Labor's Dirty Move

No good deed goes unpunished. Just ask City Councilman and mayoral hopeful Antonio Villaraigosa. I saw him the other night at the second mayoral debate, and he was still pretty steamed over the way his biggest former political allies had royally screwed him.

Just the week before, the County Federation of Labor — the umbrella for L.A.’s union movement — gave its endorsement not to Villaraigosa but to Jimmy Hahn. This is the same County Fed that threw in a pot of money and 2,500 field workers to back Villaraigosa’s first mayoral run in 2001. "An old labor saying reminds us that labor rewards our friends," said County Fed boss Miguel Contreras in justifying the rollover for Hahn.

And Villaraigosa? He’s what to labor? A potted plant? While Jimmy Hahn was building his political career off the name of his father, Villaraigosa spent his younger years working as an organizer for three different unions. As a California Assemblyman, Villaraigosa got a 100 percent pro-labor rating. Indeed, his run at the mayor’s chair four years ago was torpedoed in part by a $200,000 smear campaign financed by the Morongo tribe precisely because Villaraigosa had sided with the union trying to organize the Indian casinos. Now that same union has turned its back on Villaraigosa and joined in the endorsement of Hahn. Thanks for taking it in the shorts for us, Tony. Now, don’t wiggle as we step over your body.

The County Fed’s abandonment of Villaraigosa really should come as no surprise. Four years ago, after Villaraigosa’s near-miss campaign, the votes were barely counted when Contreras signaled that he was ready to make a deal with Hahn. When asked, the morning after the election, if he was "bitter" by the way Hahn played the race card to defeat his candidate Villaraigosa, Contreras told the L.A. Times: "No . . . for me, there were no tears last night. This is a game of hardball, and we know how to play it."

No kidding. Soon Contreras and Hahn were best buddies, with the new mayor agreeing to comply with a modest labor wish list. Contreras ally Madeline-Janis Aparicio, who had led the city’s earlier Living Wage campaign, was appointed by Hahn to the Community Redevelopment Agency. With his eye on a couple of thousand union construction jobs, Contreras went to bat for Hahn’s $11 billion LAX expansion. Hahn returned the favor by supporting embattled supermarket and hotel workers.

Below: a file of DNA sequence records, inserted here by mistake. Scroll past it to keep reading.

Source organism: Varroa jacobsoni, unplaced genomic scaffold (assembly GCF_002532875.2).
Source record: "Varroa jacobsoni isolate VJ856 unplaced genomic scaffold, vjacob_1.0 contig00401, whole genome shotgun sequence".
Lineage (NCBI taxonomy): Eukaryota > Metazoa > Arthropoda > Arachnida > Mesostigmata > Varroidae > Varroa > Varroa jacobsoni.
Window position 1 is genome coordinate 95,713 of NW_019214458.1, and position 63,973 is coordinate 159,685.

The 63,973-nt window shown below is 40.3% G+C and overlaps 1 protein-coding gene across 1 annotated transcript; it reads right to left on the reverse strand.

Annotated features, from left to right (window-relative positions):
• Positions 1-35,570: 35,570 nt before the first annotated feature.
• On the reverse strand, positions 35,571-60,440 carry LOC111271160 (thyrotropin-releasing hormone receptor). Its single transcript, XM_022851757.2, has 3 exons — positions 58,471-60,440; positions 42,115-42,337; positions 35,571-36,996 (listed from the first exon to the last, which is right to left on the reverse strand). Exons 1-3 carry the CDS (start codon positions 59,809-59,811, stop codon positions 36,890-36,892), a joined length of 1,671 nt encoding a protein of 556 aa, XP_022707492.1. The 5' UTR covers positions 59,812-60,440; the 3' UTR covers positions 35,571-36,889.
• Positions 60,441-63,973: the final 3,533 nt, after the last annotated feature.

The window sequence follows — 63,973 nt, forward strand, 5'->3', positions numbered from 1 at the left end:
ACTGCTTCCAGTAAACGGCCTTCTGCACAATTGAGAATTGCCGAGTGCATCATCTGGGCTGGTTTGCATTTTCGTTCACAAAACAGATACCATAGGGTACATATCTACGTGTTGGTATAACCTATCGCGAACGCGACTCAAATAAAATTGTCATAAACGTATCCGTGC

Which brings us back to last week and the decision by the powerful County Fed to cast its lot with a wishy-washy, near-invisible mayor whose City Hall is under two separate criminal investigations for Davis-like pay-to-play propensities. Progressive apologists for Contreras argue that he really had no choice. That with an incumbent Democrat mayor who has gleefully granted the wage increases demanded by city workers and has thrown in the requisite slabs of contracting pork, Big Labor was more or less obligated to keep things harmonious.

Poppycock. Villaraigosa might, indeed, be much more of a corporate-backed establishment candidate than some of his more fervent supporters wish to acknowledge. But he’s undeniably a much more pro-labor candidate as well. And a more liberal candidate. And apparently a more ethical one.

Further, Villaraigosa, with the help of labor, had tried to build a bona fide new politics coalition to govern Los Angeles — one that better reflected the city’s shifting demographic and economic character. This is in sharp contrast to Hahn’s old-guard patronage model of piecing together an electoral alliance that at times reflected the oily ethos of George Bush’s so-called "coalition of the willing."

Indeed, the brighter bulbs within the American labor movement have been arguing for a solid decade now that the fate of the union movement, and of progressive politics itself, rested on the ability of labor to lead new urban liberal coalitions that would supplant the sort of insider machine that Hahn prefers.

Los Angeles was, supposedly, the national showcase for this new strategy. Our city was ground zero of that fabled Latino-labor alliance that would push the Democrats to where they should be and that — on the local level — would displace the Old Boys network with a cross-city, cross-racial progressive coalition. And, oh yes, Antonio Villaraigosa was the point man. Or he was supposed to be. In that same morning-after-the-2001-election interview, Contreras said, "There are two ways of seeing this election: Either Villaraigosa was going to be the first Latino mayor in the modern era . . . or Hahn was going to be the last Anglo mayor."

Or Contreras was going to help re-elect Hahn, he forgot to add.

Well, one silver lining in all this. I suppose we can now officially close the books on the fairy tale of an ascendant Latino-labor alliance. With five Democrats dominating the mayor’s race, there isn’t a single "practical" or "pragmatic" argument available to defend the County Fed’s lay-down for Hahn other than sheer, rank opportunism. No danger of splitting ranks, of spoiling, of playing into the hands of the Right, of inadvertently electing some Evil Republican. We’re looking instead at a cold, hard lack of principle and guts. More annoying, Contreras’ helping hand to Hahn comes just when the mayor is most vulnerable. Two of the three legs on which Hahn limped into office are buckling: the Valley vote and the black vote. The County Fed to the rescue! And to hell with any corruption indictments that might soon be raining down.

Those who genuinely care about labor, about some sort of new politics for L.A., ought to be roasting Contreras this season, not apologizing or spinning for him. A decade’s worth of lip service to a new politics tossed into the trash for some old-fashioned union patronage at LAX. Hurrah.


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